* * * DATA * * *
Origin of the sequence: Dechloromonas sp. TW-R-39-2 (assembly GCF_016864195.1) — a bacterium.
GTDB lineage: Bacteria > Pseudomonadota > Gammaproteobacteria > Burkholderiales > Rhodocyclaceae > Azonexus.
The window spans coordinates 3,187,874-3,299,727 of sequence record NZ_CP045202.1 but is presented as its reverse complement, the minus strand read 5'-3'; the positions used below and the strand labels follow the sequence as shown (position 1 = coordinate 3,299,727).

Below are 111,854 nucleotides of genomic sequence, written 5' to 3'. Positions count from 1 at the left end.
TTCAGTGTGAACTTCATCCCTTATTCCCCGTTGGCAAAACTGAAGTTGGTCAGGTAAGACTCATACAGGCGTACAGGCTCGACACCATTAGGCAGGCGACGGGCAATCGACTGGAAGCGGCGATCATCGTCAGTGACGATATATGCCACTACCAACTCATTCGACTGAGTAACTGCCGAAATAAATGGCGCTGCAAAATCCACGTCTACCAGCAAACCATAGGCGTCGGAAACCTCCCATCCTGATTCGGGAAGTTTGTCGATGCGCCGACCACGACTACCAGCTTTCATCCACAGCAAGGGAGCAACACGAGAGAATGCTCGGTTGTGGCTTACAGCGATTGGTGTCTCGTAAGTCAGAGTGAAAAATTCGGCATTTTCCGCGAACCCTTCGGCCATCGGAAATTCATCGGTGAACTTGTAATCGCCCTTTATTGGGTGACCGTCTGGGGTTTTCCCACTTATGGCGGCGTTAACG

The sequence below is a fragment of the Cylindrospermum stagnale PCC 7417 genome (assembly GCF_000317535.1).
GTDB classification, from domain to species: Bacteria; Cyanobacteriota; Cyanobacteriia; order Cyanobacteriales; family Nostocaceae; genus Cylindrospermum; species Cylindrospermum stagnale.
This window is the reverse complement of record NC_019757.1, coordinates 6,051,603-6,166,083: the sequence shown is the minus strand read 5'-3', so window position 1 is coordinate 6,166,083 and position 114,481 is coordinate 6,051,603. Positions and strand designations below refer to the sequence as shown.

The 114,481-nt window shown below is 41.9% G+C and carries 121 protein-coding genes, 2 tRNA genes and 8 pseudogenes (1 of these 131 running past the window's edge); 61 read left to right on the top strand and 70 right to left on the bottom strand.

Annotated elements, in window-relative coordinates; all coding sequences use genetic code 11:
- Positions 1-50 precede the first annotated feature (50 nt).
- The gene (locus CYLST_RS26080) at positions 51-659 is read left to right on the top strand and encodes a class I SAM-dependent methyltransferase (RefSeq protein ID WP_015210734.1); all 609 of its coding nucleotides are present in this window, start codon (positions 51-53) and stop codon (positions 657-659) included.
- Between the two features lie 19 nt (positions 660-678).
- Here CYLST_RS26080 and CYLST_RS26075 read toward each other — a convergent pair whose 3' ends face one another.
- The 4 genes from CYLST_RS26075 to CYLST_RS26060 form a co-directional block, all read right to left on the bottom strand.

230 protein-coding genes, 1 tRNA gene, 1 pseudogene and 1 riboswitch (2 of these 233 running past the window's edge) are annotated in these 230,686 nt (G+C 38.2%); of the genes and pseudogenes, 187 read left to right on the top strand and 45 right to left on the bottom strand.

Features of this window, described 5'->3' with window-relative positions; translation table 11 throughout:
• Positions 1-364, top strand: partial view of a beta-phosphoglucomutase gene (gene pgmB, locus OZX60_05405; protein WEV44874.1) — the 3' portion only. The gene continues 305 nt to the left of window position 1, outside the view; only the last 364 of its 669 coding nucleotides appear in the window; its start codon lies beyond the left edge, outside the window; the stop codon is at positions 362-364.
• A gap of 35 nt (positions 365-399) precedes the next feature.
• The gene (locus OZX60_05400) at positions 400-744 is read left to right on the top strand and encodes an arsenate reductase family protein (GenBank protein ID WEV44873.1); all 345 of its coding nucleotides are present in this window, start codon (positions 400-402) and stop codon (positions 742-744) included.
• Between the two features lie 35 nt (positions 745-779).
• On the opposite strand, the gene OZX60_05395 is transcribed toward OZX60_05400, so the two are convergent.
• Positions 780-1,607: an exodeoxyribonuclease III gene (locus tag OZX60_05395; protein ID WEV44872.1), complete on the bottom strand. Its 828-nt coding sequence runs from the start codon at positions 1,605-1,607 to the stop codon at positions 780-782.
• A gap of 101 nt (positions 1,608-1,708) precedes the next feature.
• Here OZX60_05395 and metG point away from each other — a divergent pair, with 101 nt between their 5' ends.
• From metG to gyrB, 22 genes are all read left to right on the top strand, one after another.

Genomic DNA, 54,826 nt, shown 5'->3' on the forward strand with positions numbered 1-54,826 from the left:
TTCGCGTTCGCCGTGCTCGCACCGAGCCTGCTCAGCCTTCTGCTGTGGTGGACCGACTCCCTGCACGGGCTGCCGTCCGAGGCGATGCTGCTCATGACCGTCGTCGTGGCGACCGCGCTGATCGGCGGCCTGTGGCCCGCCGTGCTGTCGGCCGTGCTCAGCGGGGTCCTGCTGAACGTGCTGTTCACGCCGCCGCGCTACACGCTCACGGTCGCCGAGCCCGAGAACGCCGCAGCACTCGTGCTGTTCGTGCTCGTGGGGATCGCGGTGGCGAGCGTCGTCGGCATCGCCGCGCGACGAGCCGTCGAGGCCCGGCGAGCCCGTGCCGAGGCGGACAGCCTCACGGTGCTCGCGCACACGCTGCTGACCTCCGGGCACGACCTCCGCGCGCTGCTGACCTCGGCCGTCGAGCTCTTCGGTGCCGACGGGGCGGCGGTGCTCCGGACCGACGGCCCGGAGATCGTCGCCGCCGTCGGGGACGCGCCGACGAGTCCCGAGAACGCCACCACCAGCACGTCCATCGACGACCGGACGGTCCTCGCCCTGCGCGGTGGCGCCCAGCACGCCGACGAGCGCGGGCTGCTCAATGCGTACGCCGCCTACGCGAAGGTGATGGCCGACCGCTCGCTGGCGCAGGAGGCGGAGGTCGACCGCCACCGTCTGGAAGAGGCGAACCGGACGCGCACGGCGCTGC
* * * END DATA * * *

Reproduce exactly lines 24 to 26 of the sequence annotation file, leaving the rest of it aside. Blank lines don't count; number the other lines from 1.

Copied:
• A gap of 101 nt (positions 1,608-1,708) precedes the next feature.
• Here OZX60_05395 and metG point away from each other — a divergent pair, with 101 nt between their 5' ends.
• From metG to gyrB, 22 genes are all read left to right on the top strand, one after another.